I liked all of these characters. They are very human in their strengths and weaknesses. Kai Ying has admirable sensitivity to her patients as she prepares her herbal remedies and Auntie Song’s optimism and strong survival instincts are inspiring. The book is somewhat slow and occasionally disjointed as the storytelling shifts from one person to another, but the overall picture of this family was very satisfying. They have nature’s resiliency and a sheer stubbornness to survive.
Rated of 5
Amy L. (Tucson, AZ)
Another Gentle Winner
Gail Tsukiyama is an author I greatly admired. Her "Samurai's Garden" is one of my favorite books, for its exquisite prose, dignity, nobility and simplicity. "A Hundred Flowers" is marked by the same simplicity, nobility and dignity. Set during Mao's cultural revolution, it shows us the impact of the revolution from the multiple viewpoints of family members. Each narrator (boy, mother, grandfather and aunt/family friend) provides a unique view of the same events while revealing deeply personal information. It is a moving affirmation of life during a difficult period in Chinese history.
Rated of 5
Patricia K. (Oak Park, California)
A Hundred Flowers
A Hundred Flowers is a gentle story of a Chinese family in the early years of China under Chairman Mao. When Kai Yang's husband Sheng is shipped off to a labor camp, the family could fall apart, but instead, they quietly learn to support each other with quiet dignity.
I liked the book, especially watching how each member of the family was affected and how each, on their own terms, looked inward and grew stronger before they could come back together as a family.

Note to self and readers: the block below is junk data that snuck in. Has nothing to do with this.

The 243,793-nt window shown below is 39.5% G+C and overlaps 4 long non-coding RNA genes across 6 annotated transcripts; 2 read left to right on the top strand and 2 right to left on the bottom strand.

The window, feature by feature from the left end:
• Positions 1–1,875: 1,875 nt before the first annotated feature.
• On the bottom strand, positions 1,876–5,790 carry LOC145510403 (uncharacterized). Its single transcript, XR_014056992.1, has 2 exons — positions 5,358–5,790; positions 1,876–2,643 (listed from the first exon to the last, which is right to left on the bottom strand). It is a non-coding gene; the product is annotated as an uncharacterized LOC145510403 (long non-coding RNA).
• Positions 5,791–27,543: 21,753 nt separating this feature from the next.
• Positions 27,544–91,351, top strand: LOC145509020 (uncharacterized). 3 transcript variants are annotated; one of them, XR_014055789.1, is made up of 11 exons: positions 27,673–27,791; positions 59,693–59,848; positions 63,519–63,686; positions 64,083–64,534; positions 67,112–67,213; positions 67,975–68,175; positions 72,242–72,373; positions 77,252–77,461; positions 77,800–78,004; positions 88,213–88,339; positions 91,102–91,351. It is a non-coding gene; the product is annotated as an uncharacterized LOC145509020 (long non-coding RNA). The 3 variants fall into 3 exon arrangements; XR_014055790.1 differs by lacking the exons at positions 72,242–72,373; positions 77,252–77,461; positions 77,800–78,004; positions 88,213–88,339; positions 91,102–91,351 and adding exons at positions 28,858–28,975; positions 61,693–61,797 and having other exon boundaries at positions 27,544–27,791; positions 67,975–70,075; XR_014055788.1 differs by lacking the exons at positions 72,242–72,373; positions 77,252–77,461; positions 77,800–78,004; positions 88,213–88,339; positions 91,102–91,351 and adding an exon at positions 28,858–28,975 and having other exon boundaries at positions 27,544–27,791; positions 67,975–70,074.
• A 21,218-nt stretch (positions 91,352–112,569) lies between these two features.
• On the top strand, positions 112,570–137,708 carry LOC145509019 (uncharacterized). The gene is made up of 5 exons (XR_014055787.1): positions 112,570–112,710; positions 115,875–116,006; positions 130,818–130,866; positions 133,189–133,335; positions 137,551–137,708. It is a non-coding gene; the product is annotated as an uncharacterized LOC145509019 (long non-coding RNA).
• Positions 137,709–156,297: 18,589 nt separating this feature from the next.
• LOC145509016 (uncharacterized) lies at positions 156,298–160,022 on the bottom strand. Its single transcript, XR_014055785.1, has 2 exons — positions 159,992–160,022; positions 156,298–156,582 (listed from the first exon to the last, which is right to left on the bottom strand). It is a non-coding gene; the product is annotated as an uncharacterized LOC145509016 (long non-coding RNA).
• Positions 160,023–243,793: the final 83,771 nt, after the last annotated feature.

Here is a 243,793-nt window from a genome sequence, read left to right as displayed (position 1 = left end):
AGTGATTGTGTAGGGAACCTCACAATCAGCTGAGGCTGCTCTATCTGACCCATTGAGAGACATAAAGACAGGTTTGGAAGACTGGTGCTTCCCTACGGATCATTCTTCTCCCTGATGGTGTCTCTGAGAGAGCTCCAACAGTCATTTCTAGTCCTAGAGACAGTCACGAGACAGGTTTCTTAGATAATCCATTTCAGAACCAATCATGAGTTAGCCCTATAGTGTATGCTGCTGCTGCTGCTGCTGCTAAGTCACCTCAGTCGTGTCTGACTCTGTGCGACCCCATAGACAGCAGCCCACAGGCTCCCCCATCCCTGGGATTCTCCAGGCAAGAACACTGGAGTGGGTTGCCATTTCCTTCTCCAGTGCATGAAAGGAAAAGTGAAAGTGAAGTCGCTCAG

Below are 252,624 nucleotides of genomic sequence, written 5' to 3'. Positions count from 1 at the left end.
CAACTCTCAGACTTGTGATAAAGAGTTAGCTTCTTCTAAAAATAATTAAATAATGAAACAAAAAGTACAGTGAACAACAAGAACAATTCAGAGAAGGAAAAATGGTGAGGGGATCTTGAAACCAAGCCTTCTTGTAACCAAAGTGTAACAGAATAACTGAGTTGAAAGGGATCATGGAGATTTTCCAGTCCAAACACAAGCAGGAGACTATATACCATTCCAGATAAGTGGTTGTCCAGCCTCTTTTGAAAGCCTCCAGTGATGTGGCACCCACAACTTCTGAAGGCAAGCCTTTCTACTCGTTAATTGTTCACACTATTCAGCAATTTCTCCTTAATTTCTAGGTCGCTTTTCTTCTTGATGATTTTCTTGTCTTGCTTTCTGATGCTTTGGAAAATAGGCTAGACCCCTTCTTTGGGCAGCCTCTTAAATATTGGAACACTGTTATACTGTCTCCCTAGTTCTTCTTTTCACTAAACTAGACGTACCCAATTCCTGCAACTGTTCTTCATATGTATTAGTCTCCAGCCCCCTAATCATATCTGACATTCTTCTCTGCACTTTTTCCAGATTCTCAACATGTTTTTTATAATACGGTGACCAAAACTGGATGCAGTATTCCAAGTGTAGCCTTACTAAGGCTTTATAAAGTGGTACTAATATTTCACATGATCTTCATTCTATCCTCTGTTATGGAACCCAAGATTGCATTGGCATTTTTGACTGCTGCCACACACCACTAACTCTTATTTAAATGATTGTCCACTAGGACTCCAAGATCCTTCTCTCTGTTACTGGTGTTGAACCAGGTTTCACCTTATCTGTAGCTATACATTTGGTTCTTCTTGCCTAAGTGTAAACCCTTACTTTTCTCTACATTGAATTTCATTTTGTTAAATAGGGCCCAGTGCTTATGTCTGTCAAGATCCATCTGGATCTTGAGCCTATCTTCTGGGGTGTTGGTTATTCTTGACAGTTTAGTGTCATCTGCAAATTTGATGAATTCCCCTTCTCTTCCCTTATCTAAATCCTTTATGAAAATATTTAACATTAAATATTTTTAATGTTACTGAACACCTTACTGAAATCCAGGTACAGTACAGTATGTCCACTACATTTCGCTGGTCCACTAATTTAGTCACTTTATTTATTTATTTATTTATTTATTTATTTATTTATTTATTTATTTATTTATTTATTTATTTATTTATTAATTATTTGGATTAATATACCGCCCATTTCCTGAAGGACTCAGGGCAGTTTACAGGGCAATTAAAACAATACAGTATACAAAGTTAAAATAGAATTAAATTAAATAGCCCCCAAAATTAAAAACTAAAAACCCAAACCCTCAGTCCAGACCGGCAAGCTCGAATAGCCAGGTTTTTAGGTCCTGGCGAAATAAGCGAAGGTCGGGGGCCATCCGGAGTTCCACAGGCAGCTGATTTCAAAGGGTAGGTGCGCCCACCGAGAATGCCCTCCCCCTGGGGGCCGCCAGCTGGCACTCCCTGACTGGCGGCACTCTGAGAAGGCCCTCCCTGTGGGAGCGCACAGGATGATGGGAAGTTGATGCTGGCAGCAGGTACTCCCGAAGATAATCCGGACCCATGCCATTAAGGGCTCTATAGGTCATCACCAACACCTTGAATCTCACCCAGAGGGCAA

Rated of 5
Teresa M. (Naples, FL)
A Hundred Flowers
I've read two of the author's previous books and especially loved The Samurai's Garden. Tsukiyama is a gifted writer who creates wonderful characters reader's grow to love. I also enjoy learning something new, and in this book, we learn about Mao's "Hundred Flowers Campaign" started in the 1950"s, and used to flush out dissidents and subsequently imprison them.
The story centers around a family torn apart by Mao's campaign, and one of the character's quotes nicely sums up the book, "Sometimes the best lessons are in the journey, regardless of the outcome."
Rated of 5
Margaret O. (Bonita Springs, FL)
A Hundred Flowers
This is the first book by GAIL TSUKIYMA that I have read and I look forward to reading more. This story is set in Mao’s communist China in the once prosperous small town of Dongshan.. Life was getting harder all the time for Wei’s family but they were managing under the new rule of the land that began by Mao ten years earlier until one letter changed everything overnight. As Wei’s only son Sheng, a high school history teacher, is sent to a “reeducation” camp we get to know each of the family members over the next year as they lose contact with Sheng and deal with this blow to their everyday lives. Each of the characters shares his thoughts and feelings in their own voice. This writing style allows one to identify with the characters (especially Sheng’s wife and 6 year-old son) as the setting and political situation is described through their eyes. I found the introduction of two additional characters (Suyin and Tian) very thought provoking as it illustrates the idea that people come into our lives for a reason if we are only open to them.
The author does not give us a neat, happy ending but rather tells it like it is with the emphasis on the importance of family relationships and hope to help us accept difficult situations and go forward.
Born to a Chinese mother and a Japanese father in San Francisco, Gail Tsukiyama now lives in El Cerrito, California. She is the bestselling author of seven novels, including The Street of a Thousand Blossoms, Women of the Silk, The Samurais Garden and A Hundred Flowers, as well as the recipient of the Academy of American Poets Award and the PEN Oakland/Josephine Miles Literary Award. She lives in El Cerrito, California.
Gail Tsukiyama: Tsu-kee-yah-mah